And to make things more complicated, another legal source said that because Ms Wilkinson is pleading truth in her defence – a defence which takes more resources to prove than others such as qualified privilege (which she is also pleading) – Channel 10 will have to pay Mr Lehrmann even higher damages if she loses.
Lisa Wilkinson (l) is being sued over her reports of Brittany Higgins’ allegations.
The source said that because of this, Channel 10 will likely try to find a legal loophole out of abiding by the act and paying such hefty costs.
They said that essentially, the only way Ms Wilkinson would have guaranteed avoiding financial risk was if she had stuck with Channel 10s lawyers.
Mr Lehrmann was charged with sexual intercourse without consent in August 2021 and pleaded not guilty to the charge that was later dropped.
He has always denied having sex with Ms Higgins and any wrongdoing during the trial.
Ms Wilkinson, who renewed a multi-year contract with Channel 10 in 2021, remains employed with the network but has not appeared on screen since quitting The Project in November.
Her decision to hire her own legal team follows a bruising Logies fallout which resulted in a delay to the criminal trial.
Ms Wilkinson won the Outstanding News Coverage Logie for her coverage. Picture: Channel 9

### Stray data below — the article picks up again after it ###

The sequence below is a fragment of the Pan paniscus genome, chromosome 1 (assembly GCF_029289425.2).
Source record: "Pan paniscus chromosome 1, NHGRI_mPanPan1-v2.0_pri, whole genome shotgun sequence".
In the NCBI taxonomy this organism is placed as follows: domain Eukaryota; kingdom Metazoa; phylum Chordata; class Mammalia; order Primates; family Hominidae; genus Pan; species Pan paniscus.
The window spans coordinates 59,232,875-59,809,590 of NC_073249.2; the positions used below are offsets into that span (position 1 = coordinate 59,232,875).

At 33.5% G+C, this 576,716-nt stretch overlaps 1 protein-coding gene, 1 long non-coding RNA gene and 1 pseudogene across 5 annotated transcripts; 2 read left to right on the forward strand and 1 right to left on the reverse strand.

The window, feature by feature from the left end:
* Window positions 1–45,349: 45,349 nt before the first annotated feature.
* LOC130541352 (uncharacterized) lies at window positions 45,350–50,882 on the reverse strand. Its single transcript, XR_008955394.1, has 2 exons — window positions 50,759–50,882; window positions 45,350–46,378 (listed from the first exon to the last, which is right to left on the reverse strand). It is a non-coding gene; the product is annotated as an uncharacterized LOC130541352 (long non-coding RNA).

The TV presenter came under fire after thanking Ms Higgins in her acceptance speech for the Outstanding News Coverage Logie award.
It prompted the Chief Justice of the ACT Supreme Court to delay the trial “through gritted teeth” from June to October, after defence lawyers argued it could prejudice the jury.
After the trial, a letter written by Network 10 executive vice-president Beverley McGarvey claimed that neither the network’s senior legal counsel or Ms Wilkinson realised they had been cautioned about the speech in a meeting with the Director of Prosecutions, Shane Drumgold.
A second trial against Lehrmann was dropped due to Ms Higgins’ mental health. Picture: NCA NewsWire/Gary Ramage
The first trial collapsed following juror misconduct and the DPP ultimately did not proceed, with a second citing Ms Higgins’ mental health.
The defence – which pleads truth and qualified privilege – alleged Ms Wilkinson “at all relevant times” understood Network 10 employed an expert legal team with experience in “defamation and contempt”.
Mr Lehrmann launched legal action on February 7 against Lisa Wilkinson and Network 10, as well as News Corp Australia’s News Life Media and news.com.au’s Samantha Maiden.
He alleged Channel 10 and News Corp’s stories implied four defamatory meanings, including that he “raped Brittany Higgins in [then] defence minister Linda Reynolds’ office in 2019”.
The defence document filed by Ms Wilkinson’s barrister Sue Chrysanthou SC said it will prove Mr Lehrmann’s conduct “amounted to rape”.
Wilkinson ‘understood’ others checked facts‘Amounted to rape’: Lisa’s defence released
News Life Media and Channel 10 are yet to file its defence – the former has a deadline of March 7 and the latter’s deadline is March 8.
Channel 10 declined to comment.